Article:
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Once upon a time in baseball, it was easy to find a great pitcher to pitch the sixth and seventh inning. He was known as
Tonight's starting pitcher.
But nowadays? Uh, it's not quite so easy. Is it?
Here in modern, 21st-century baseball, those innings are being pitched by the scariest, least reliable, least predictable members of any team -- the middle relievers. So in theory, those middle relievers can make a team's whole season.
Or they can get everyone fired except the grounds crew.
So if you're drawing up a formula for how to win, you obviously need to accumulate as many effective middle-relief kind of guys as possible, right? Right. Every GM knows that. But here's what they don't know:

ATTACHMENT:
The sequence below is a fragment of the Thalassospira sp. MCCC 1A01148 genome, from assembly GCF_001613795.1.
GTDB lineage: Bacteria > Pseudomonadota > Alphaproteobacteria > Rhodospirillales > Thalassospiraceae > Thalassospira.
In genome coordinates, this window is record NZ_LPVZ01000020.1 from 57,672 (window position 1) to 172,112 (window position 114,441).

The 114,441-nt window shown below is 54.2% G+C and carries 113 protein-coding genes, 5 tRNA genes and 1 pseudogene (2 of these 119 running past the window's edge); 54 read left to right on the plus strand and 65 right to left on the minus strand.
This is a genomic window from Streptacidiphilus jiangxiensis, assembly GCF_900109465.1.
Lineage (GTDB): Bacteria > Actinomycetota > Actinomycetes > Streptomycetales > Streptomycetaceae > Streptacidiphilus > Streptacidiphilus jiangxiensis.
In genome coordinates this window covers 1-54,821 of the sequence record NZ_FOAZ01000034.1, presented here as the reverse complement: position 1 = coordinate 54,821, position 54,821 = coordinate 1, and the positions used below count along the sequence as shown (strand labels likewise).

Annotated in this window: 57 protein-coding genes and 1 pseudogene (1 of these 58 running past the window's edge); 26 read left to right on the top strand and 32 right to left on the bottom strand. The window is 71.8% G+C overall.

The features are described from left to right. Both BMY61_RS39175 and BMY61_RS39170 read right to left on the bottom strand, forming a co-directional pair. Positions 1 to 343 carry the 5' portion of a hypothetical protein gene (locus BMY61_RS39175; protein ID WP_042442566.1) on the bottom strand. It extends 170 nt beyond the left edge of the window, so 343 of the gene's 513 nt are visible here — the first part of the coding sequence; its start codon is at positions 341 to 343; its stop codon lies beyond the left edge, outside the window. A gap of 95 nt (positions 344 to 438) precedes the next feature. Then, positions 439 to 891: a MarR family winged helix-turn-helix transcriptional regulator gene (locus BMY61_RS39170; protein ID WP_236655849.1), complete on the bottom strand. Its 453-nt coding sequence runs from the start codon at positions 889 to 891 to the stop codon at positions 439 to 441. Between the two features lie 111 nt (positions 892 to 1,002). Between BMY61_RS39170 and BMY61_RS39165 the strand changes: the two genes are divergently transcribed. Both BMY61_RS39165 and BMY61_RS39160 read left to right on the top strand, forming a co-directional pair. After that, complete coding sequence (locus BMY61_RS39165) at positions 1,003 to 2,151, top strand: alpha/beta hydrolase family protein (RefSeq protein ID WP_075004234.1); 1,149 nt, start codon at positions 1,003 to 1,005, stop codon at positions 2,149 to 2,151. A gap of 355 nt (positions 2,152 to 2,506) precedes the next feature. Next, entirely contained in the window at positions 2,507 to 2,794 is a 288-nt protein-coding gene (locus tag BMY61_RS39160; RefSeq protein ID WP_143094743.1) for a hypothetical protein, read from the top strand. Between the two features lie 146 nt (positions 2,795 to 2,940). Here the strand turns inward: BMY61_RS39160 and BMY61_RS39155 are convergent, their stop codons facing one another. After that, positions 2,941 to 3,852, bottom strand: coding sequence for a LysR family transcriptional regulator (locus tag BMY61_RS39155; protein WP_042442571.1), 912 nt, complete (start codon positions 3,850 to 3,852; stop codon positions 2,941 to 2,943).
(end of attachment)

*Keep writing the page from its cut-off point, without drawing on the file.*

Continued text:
How the heck they're supposed to do that.
Just this week, I asked a very sharp, very experienced general manager if, after exhaustive study on this exact subject, he now knew how to evaluate middle relievers.
"No," he replied succinctly, "because no one does."
And he's right. Middle relief is, by far, the most volatile position in baseball. And we're about to prove it.